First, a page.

October is Health Literacy Awareness Month! What on earth does that mean? Health literacy is a hot topic in the world of patient education these days. On the outset, you might think this has to do with education level and reading ability. But, not so fast!
The US Department of Health and Human Services defines health literacy as “the degree to which individuals have the capacity to obtain, process, and understand basic health information and services needed to make appropriate health decisions.” That’s a mouthful. Think of it this way: can you understand and process all the information your oncology care team gives you to make educated treatment decisions, all while facing a new cancer diagnosis? Feels a little different when you think of it that way, right?
Even the most well-educated person can struggle to process all the information about a cancer diagnosis and the possible treatments. Top that with the anxiety, fear and uncertainty they are feeling, and all bets are off. So, what can we do?
As healthcare providers, we can speak in plain language – my motto always is would my grandmother (insert a person with no medical knowledge) understand you? Remember patients aren’t familiar with the many terms we throw around – biopsy, prostatectomy, infusion, outpatient, labs – if you’ve never been sick or in a hospital, these terms may be totally foreign to you. The best way to determine if our patients are understanding is called “teach back” or “show-me.” By asking the patient to explain to you the instructions they were given, you can accurately assess how well your instructions were understood. This is not a test of the patient’s knowledge, but a test of how well you explained things!
As a patient, entering the healthcare system with a new cancer diagnosis is like moving to a foreign country where you don’t speak the language or understand the culture. Healthcare providers know this, but it becomes their everyday language and they forget it isn’t yours. It’s okay to remind them!
Remember that a new diagnosis (cancer or otherwise) is stressful. Step back, take a deep breath, and prepare to get involved in your care. Don’t be afraid to ask questions- the only dumb question is the one not asked! Educate yourself about your condition; ask for recommendations on websites or materials to review before or after your appointments (include your caregiver so they can be involved). This helps you get more out of your appointments- you will better understand what the team is discussing and be able to ask questions on the spot. If you think of questions later, start a list to bring to the next appointment or discuss over a phone call.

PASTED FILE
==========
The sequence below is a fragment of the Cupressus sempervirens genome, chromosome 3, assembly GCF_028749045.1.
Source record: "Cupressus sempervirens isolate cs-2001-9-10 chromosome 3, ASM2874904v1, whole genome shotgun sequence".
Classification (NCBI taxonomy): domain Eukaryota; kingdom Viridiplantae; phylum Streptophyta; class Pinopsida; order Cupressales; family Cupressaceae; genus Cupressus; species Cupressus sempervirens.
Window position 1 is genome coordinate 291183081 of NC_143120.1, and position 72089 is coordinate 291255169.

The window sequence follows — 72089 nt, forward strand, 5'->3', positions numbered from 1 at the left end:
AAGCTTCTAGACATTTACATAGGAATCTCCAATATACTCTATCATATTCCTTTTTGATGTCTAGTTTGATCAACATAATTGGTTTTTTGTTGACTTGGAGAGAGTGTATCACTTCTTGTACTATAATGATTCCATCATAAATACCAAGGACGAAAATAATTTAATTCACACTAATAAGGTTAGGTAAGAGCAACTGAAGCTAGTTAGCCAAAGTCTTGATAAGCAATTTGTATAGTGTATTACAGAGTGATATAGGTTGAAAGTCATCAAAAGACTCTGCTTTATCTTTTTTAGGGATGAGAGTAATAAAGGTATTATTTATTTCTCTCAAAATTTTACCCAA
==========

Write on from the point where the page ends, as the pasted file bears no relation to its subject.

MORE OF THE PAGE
The feeling of being overwhelmed affects how well you can take in all this new information and terminology. So, ask for help of friends and family. People want to help, but this is often most useful if you give them some guidance. Ask a close friend to manage the helpers by being their contact person, assigning tasks based on your needs. Give that friend a list of things that would be helpful – pick up kids, make meals, rides to appointments, mow our lawn, etc.
In addition to the individual effects of low heath literacy, it also results in poorer health outcomes (higher rates of hospitalization and less frequent use of preventive services) and this costs the healthcare system more money. Only 12% of adults are considered to have “proficient” health literacy. Whose job is it to address this problem? The primary responsibility for improving health literacy lies with the healthcare and public health systems.
At OncoLink, we hope to help people improve their health literacy as it relates to their cancer care. We see our role as engaging with people affected by cancer, helping them learn about their disease and treatment, and in turn, improving their cancer experience. So, happy Health Literacy Awareness Month, we’ll be celebrating health literacy all year long 😉
Learn more about Health Literacy:
Health Literacy Basics from the Department of HHS
Health Literacy resources from the CDC